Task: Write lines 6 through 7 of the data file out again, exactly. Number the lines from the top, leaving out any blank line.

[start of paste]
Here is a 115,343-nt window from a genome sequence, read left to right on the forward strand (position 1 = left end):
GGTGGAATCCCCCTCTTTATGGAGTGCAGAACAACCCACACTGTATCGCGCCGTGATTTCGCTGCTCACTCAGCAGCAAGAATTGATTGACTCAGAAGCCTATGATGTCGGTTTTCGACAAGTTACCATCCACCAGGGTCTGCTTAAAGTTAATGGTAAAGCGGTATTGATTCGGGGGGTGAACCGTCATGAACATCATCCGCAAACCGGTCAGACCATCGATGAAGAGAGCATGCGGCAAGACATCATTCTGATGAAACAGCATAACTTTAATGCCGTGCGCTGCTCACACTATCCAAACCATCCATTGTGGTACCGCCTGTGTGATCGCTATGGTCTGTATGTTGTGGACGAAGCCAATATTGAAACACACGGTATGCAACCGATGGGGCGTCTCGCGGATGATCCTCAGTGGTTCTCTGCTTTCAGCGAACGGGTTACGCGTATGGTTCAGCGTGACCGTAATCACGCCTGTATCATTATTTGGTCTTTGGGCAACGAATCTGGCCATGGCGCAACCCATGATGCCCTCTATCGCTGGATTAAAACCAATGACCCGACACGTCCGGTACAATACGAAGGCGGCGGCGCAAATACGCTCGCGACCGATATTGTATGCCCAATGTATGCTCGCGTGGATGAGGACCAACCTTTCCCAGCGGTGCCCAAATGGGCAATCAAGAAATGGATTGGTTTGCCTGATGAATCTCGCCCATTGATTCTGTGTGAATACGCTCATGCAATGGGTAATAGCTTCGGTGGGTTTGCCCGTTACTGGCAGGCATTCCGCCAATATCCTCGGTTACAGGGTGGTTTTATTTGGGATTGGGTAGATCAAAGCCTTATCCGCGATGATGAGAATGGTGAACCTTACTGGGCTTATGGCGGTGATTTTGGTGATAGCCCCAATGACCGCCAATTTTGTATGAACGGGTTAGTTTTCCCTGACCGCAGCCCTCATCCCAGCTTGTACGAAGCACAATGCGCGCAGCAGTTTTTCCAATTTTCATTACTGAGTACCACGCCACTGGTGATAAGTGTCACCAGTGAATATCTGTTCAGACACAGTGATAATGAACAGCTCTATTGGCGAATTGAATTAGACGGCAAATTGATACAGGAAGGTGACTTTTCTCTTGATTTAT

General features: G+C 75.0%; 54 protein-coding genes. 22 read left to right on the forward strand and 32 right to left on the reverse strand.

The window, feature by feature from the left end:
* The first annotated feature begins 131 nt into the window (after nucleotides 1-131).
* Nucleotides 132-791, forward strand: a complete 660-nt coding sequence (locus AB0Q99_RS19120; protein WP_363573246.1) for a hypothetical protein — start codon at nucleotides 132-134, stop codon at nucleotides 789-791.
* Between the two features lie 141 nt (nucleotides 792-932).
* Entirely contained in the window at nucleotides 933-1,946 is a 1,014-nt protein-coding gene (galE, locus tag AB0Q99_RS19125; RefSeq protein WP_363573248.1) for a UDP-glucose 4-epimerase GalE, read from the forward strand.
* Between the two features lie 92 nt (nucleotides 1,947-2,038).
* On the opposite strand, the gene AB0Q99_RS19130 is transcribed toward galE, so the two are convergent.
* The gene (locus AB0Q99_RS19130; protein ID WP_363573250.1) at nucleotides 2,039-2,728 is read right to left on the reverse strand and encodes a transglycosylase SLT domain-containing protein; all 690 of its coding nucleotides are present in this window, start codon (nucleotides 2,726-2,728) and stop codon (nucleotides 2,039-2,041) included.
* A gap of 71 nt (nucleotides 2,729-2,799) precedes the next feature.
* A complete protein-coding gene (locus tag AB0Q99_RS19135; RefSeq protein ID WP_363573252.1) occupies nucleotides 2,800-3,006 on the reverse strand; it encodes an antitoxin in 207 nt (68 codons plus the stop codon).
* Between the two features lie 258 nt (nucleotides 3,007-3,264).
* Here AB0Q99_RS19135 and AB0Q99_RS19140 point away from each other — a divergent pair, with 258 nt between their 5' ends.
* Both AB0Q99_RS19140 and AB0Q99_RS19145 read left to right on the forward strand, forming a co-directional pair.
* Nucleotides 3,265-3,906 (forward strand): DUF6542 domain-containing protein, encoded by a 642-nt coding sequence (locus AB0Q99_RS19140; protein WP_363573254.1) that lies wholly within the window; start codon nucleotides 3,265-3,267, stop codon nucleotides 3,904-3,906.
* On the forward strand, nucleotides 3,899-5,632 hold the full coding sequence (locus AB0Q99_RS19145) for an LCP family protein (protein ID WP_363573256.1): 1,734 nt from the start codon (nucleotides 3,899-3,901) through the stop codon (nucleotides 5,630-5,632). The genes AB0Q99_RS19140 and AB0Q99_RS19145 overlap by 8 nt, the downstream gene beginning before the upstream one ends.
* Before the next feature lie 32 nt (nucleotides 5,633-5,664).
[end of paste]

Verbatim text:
* Nucleotides 132-791, forward strand: a complete 660-nt coding sequence (locus AB0Q99_RS19120; protein WP_363573246.1) for a hypothetical protein — start codon at nucleotides 132-134, stop codon at nucleotides 789-791.
* Between the two features lie 141 nt (nucleotides 792-932).